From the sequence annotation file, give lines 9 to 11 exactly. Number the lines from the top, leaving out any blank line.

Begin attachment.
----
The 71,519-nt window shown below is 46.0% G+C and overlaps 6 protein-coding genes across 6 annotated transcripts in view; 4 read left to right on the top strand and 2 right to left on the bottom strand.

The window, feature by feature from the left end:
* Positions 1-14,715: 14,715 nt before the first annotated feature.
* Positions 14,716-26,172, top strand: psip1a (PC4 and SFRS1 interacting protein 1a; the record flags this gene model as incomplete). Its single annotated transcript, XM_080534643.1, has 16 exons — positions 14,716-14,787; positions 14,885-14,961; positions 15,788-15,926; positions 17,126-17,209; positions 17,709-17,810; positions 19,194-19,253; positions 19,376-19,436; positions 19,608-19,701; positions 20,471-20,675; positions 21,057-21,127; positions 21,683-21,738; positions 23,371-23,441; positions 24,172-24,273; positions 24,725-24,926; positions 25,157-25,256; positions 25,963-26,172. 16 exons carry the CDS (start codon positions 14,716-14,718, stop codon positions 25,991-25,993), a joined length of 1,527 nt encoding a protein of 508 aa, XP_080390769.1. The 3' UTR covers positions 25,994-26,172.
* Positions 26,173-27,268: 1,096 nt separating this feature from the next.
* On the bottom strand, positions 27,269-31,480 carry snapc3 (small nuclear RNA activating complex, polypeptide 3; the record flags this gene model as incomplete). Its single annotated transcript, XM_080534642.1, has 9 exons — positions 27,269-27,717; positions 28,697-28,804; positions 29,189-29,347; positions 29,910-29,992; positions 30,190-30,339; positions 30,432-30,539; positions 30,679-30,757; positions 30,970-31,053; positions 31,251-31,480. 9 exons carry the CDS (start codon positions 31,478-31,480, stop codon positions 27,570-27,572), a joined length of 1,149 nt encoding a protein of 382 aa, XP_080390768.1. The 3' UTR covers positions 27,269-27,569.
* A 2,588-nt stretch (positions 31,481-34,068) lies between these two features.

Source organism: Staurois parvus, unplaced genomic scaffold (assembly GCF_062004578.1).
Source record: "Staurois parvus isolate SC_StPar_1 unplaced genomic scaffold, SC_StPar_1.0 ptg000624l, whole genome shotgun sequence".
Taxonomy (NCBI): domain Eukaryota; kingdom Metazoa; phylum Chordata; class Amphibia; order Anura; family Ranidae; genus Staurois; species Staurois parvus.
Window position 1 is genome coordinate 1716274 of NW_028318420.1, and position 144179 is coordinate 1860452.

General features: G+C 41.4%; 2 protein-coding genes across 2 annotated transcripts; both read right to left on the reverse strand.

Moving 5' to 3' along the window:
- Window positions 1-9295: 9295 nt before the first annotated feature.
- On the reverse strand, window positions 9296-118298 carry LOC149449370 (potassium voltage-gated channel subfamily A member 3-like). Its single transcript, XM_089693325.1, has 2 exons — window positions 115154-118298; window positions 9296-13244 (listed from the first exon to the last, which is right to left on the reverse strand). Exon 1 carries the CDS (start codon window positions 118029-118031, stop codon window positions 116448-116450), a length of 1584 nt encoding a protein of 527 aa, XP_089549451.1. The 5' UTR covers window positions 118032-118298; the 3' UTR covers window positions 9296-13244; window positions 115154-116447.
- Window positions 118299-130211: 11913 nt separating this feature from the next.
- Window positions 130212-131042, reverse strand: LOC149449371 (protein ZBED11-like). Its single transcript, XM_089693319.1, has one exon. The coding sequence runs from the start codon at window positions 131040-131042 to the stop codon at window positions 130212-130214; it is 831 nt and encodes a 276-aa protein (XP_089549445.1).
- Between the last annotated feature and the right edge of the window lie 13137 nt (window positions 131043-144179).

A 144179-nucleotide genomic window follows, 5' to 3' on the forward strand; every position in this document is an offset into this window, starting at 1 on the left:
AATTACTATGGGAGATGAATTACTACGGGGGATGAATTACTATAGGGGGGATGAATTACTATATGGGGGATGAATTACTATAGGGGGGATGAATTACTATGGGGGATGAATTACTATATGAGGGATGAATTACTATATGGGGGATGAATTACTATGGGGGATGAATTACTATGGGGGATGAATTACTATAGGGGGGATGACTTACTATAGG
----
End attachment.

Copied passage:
Source record: "Staurois parvus isolate SC_StPar_1 unplaced genomic scaffold, SC_StPar_1.0 ptg000624l, whole genome shotgun sequence".
Taxonomy (NCBI): domain Eukaryota; kingdom Metazoa; phylum Chordata; class Amphibia; order Anura; family Ranidae; genus Staurois; species Staurois parvus.
Window position 1 is genome coordinate 1716274 of NW_028318420.1, and position 144179 is coordinate 1860452.